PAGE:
And hope, in turn, is rooted in truth! If I want to have hope I have to know the truth. Our hope and comfort is found in the knowledge of the truth. “My hope is built on nothing less than Jesus’ blood and righteousness,” the hymn goes. I need to know that truth if I am going to be comforted. Freedom from the worries and cares of this world is rooted in the knowledge that God is my God forever and ever. Freedom from the anxieties and the hurts of this present world is rooted in the knowledge that we are saved from wrath in the precious blood of Jesus Christ.
So necessary it is for us to know the truth because, after all, Christ is the truth! He tells us that: “I am the way, the truth and the life!” And when we know Christ together with our heavenly Father, then that is life eternal. Christ is the solid Rock into which we drop our anchor. That anchor of faith takes firm hold in Him and the restlessness of life will no longer move us. And that is true because Christ is holding on to us. We would let go of Him so quickly! But Christ holds us! He gives to us all the comfort and hope we need to get through the difficult circumstances of life. No matter what burdens we have to bear—and I know there are at times some pretty heavy ones—no matter what the struggles are, our hope is rooted in Jesus Christ. He will never let us go! God does not leave or forsake His covenant children. He will uphold you, young people, in the hardest times.
Here is the conclusion to the matter: know the truth! Learn the objective truths of the Scriptures. The more we learn of God and Jesus Christ the better we will know them. The better we know them, the more strongly we will be rooted in them. The more we are rooted in them, the more we will find hope and comfort in this life. May God give hope and comfort to you as the covenant youth of His church.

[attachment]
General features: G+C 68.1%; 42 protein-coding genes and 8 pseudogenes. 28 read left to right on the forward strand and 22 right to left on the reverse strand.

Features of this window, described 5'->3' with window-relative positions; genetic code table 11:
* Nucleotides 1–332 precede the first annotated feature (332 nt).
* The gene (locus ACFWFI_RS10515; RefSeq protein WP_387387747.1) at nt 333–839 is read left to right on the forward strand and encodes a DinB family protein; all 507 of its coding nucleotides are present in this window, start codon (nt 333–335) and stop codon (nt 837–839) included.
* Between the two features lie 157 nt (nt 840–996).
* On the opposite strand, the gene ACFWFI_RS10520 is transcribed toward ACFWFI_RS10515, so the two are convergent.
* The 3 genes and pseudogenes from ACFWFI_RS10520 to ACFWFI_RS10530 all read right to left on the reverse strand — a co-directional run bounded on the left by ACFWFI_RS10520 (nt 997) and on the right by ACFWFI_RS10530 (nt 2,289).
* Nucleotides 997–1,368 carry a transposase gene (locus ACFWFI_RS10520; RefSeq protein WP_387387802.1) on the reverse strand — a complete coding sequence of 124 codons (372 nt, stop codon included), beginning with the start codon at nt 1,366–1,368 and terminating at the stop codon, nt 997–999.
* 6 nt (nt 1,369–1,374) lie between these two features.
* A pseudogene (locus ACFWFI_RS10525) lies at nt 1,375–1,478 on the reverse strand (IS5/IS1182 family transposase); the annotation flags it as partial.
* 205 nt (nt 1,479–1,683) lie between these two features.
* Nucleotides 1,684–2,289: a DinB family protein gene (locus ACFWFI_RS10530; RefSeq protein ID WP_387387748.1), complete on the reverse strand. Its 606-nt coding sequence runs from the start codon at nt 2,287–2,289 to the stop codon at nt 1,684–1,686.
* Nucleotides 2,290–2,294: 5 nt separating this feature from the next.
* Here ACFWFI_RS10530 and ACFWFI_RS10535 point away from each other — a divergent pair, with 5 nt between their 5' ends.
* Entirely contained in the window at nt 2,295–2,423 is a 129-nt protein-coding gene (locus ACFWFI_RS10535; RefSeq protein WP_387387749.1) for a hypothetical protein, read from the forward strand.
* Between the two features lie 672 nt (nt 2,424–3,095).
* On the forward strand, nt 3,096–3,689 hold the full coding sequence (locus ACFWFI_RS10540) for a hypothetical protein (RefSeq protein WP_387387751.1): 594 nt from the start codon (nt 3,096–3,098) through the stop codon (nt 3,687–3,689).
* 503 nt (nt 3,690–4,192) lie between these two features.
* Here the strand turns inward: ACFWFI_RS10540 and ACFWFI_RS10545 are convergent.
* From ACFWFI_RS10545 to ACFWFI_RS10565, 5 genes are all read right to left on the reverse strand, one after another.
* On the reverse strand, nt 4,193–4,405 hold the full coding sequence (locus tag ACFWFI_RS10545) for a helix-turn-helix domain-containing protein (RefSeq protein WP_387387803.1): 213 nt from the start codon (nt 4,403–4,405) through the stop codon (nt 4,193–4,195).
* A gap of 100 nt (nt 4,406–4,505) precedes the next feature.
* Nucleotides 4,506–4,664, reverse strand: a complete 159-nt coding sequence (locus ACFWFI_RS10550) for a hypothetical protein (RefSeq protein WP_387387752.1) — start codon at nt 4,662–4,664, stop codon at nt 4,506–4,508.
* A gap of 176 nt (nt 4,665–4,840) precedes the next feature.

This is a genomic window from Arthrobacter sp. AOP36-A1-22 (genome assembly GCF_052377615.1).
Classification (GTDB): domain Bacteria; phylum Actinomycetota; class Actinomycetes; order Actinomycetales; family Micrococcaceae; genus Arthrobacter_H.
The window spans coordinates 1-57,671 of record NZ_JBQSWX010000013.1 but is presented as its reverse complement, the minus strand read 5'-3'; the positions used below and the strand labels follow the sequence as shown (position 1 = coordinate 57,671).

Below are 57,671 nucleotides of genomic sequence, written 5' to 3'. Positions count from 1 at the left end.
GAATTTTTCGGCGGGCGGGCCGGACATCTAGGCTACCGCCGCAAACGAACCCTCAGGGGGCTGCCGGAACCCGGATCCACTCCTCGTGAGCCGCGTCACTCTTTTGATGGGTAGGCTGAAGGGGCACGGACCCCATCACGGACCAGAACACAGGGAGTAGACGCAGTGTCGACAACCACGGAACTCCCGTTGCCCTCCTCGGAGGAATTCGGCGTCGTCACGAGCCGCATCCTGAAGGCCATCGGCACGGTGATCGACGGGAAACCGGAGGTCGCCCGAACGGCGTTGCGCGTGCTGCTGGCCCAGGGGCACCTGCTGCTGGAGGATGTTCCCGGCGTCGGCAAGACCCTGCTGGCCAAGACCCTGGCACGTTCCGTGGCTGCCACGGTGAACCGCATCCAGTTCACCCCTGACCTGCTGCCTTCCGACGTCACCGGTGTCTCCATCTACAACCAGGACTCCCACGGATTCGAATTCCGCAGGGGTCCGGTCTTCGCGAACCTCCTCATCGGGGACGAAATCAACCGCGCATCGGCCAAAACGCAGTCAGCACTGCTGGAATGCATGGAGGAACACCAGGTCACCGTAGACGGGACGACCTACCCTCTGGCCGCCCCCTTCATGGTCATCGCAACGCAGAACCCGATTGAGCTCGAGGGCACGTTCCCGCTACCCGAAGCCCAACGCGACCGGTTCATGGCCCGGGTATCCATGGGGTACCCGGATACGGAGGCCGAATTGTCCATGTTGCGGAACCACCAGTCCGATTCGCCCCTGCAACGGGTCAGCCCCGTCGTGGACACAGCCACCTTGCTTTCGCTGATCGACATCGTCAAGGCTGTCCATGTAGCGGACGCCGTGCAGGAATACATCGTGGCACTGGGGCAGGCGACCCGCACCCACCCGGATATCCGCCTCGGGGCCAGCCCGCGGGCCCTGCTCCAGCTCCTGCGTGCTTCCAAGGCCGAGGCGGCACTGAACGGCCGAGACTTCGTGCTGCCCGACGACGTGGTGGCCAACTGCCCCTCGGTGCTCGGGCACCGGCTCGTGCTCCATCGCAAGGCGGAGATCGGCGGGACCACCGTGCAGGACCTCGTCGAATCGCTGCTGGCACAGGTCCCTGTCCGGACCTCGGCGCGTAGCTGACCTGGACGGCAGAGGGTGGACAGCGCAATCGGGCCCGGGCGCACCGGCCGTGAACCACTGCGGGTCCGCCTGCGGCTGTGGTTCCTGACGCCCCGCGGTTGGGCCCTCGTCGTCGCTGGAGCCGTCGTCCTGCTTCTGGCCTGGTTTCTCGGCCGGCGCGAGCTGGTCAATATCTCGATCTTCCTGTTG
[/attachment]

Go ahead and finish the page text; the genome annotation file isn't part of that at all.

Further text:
The late Rev. Heys was a minister in the Protestant Reformed Churches from 1941 to 1980. Reprinted from the March, 1947 issue of Beacon Lights.
A nation that is at war with a neighboring country finds itself hindered to a great extent in its efforts at home in construction and general improvement of living conditions. Today our country is not yet back to normal after the war has been brought to a close for a considerable length of time. To a certain extent this was also true of the church before the peace which was brought about by Constantine and of which we wrote last time. All during the period of the Apostolic Fathers and the Apologists the church had a struggle on its hands. That is always the case with the church in this world. She must always fight the good fight of faith. However in these first three centuries after the death and resurrection of Christ, she had a special battle to fight. The church had to defend the Christian religion over against the Pagan philosophies and Judaistic antagonism, and as we have seen, the apologies written by the church fathers in this period were intended to show that Christianity rightfully has a place in this world and is in fact the true religion so that all other religions have no right of existence. Now, however, after Constantine embraced Christianity and being a world ruler made Christianity the state religion, the church was free to study and develop the various doctrines taught in Scripture. The enemy outside the church is no longer a powerful force that threatens to destroy the church. Now a careful and uninterrupted. study of the teachings put forth can be conducted in order that the church may derive a clearer conception of what is taught in the Scriptures.
It must not be thought that there was no doctrinal development during the first three centuries after Christ’s ascension. There certainly was, and in former issues of this department we called your attention to some of this development. Now, however, there is ushered in a period of more intense study and of deeper and more frequent discussion of the doctrines taught in God’s Word. One other element which enters the picture is that due to Constantine’s work of making Christianity the state religion, many were brought inside the church institute who were steeped in Pagan philosophy. Many of these men were capable writers and speakers and began to expound their views freely inside the church, One such a man was Arius, who taught a very corrupt doctrine which spurred the church on to greater study of the matter and ended in a clearer declaration of the truth than the church had enjoyed before.
Arius was a presbyter in the church at Alexandria. He was a very capable man, having attained quite a reputation as a teacher of great ability. He was also highly respected for his apparent piety. But the doctrines he began to teach were such that he clearly branded himself as a heretic.